WebRTC allows two users to communicate in a peer-to-peer fashion with no servers involved. This is an optimal approach in terms of cost and quality. Communication flows directly without any additional jumps between peers. With no infrastructure involved, there’s less cost and less complexity.
When we want to add more users or more advanced capabilities, such as recordings or simulcast, we want to put a server in the middle. This is where media servers are useful.
The main challenge for a media server is to scale beyond one single server while optimizing media latency. It’s important to get an optimal path between the endpoints in a conference.
One-to-One vs. Multiparty
In a one-to-one video conference, the ICE protocol is in charge of several things: (1) selecting the best route between the peers, (2) establishing a direct connection, and (3) relying on a TURN server when a direct connection is not possible. In this scenario, the ICE protocol does a pretty good job.
However, when there are more than two users in a video conference, things get more complicated. ICE is not sufficient to provide a robust and scalable platform for more than two users. So we use a media server.
Many CPaaS providers rely on media servers that implement a Selective Forwarding Unit (SFU) mechanism. This provides a good balance between cost and performance.
Geolocation in the Cloud
Cloud vendors, such as AWS, make it easy to provision sets of servers in multiple regions and provide services that allow users in those regions to connect to the server closest to them. While this behavior was originally intended for classical web, video conferencing could also benefit from it as real-time communication applications are very sensitive to network conditions like throughput, delay, and packet loss.
With the growth of WebRTC, conferencing applications are often implemented as web applications. This makes it easier to reuse technologies for geolocation.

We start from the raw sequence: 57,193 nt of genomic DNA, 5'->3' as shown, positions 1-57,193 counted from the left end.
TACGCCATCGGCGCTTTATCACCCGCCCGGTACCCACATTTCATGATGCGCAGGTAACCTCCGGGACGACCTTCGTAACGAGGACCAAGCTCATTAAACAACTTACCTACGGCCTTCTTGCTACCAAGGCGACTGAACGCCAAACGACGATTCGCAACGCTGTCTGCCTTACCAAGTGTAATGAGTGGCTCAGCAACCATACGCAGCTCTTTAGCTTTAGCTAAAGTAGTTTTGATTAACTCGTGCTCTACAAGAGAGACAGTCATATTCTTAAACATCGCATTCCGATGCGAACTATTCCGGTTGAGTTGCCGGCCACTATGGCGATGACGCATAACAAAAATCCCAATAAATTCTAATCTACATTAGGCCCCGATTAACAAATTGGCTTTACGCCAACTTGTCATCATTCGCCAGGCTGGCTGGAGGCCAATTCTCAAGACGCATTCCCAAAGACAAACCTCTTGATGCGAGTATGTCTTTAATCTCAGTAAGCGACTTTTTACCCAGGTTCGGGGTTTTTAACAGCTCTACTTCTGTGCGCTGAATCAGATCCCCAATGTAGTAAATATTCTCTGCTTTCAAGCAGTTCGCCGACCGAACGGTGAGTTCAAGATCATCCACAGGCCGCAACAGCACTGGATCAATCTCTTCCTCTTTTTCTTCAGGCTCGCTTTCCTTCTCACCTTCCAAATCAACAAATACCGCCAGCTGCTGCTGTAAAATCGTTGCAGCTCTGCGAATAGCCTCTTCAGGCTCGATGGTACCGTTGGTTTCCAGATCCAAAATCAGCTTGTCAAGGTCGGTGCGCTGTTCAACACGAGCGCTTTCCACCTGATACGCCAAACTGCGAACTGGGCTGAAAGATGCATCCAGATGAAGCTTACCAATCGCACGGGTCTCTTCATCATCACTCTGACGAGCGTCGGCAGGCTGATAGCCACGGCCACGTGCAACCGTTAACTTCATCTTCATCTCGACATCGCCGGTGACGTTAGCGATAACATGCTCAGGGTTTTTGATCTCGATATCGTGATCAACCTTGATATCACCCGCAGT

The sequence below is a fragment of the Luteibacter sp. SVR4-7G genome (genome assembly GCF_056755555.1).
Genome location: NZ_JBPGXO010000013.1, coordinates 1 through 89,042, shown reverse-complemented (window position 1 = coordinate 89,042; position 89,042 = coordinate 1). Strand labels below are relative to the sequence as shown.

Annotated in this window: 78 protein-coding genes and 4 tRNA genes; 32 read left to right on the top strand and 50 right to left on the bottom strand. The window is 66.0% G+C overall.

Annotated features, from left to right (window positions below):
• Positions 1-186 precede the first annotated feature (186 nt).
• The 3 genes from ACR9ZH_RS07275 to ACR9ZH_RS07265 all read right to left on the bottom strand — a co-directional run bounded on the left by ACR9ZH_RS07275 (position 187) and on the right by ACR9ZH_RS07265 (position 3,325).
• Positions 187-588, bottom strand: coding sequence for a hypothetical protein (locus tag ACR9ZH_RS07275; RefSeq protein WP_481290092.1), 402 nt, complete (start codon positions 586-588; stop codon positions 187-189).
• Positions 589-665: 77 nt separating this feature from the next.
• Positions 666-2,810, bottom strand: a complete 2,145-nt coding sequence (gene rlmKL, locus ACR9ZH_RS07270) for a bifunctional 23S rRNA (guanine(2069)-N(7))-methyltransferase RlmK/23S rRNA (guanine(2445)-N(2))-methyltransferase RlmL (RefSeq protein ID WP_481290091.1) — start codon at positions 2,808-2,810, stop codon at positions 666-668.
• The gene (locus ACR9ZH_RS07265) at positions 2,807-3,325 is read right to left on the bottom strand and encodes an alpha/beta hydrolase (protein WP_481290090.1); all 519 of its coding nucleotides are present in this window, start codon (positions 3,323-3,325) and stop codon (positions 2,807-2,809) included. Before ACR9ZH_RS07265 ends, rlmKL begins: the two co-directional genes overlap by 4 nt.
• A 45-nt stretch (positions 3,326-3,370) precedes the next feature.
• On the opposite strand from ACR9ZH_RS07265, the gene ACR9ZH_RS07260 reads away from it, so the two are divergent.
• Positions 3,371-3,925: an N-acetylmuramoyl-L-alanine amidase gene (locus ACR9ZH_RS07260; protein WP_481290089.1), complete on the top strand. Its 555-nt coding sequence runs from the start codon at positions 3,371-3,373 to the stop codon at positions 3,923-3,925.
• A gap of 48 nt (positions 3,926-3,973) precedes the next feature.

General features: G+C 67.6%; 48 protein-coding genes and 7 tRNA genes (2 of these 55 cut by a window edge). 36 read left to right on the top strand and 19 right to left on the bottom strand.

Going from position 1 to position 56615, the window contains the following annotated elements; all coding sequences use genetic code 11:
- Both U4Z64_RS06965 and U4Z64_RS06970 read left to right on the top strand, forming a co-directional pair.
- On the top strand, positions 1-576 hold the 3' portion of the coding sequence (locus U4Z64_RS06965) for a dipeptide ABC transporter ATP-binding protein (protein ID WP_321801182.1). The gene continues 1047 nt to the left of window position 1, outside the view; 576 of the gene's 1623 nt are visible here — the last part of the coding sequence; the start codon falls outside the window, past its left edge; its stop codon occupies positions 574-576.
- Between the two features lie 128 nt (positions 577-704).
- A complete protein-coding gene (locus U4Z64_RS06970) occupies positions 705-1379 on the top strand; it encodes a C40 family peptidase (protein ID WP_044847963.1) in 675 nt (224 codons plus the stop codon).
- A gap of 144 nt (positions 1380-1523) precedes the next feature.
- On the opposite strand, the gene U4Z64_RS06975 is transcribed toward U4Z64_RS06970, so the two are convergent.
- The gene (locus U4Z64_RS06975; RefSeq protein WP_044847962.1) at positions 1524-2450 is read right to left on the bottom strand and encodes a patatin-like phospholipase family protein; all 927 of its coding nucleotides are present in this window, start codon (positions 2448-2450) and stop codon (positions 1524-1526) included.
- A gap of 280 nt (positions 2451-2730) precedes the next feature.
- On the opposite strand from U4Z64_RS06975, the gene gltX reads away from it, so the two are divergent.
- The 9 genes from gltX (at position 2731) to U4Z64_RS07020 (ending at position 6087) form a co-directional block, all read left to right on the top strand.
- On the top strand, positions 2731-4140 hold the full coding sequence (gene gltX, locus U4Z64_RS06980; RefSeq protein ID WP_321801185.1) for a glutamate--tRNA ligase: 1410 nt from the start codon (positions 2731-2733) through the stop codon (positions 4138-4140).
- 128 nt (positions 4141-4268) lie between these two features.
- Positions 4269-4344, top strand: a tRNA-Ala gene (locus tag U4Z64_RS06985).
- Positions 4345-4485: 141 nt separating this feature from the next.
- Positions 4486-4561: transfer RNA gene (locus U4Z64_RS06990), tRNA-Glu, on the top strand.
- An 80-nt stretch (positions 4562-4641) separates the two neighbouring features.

Single Server vs. Distributed Conferences
Two popular approaches for hosting video conferences are single server and distributed conferences.
The single server approach means that conferences are stored on a single server to which all clients connect. The size of the server would indicate the size of the rooms where conferences would be hosted and the number of users that can be supported.
In a geolocated infrastructure, the location of the first user usually determines the location of the server where the conference is hosted.
It’s optimal for all users to be in the same region. When users are in different regions, there may be some issues. In these cases, the next approach may be a better fit.
Distributed conferences allow you to host a conference across multiple media servers by cascading. Adding extra servers increases end-to-end roundtrip time, but it also reduces latency.
This improves the scalability of the infrastructure but increases its complexity and related costs. A proper study should be performed to determine whether the additional servers’ complexity, cost, and RTT justify the benefits gained during a conference.
Media servers are undoubtedly important for WebRTC, especially when it comes to supporting video conferences with more than two users. In these cases, a geolocated scaling mechanism can improve call quality, allowing users across different regions to connect to it in such a way that it reduces network issues. Just be sure to consider both the benefits and the costs when deciding between a single server or distributed conferences.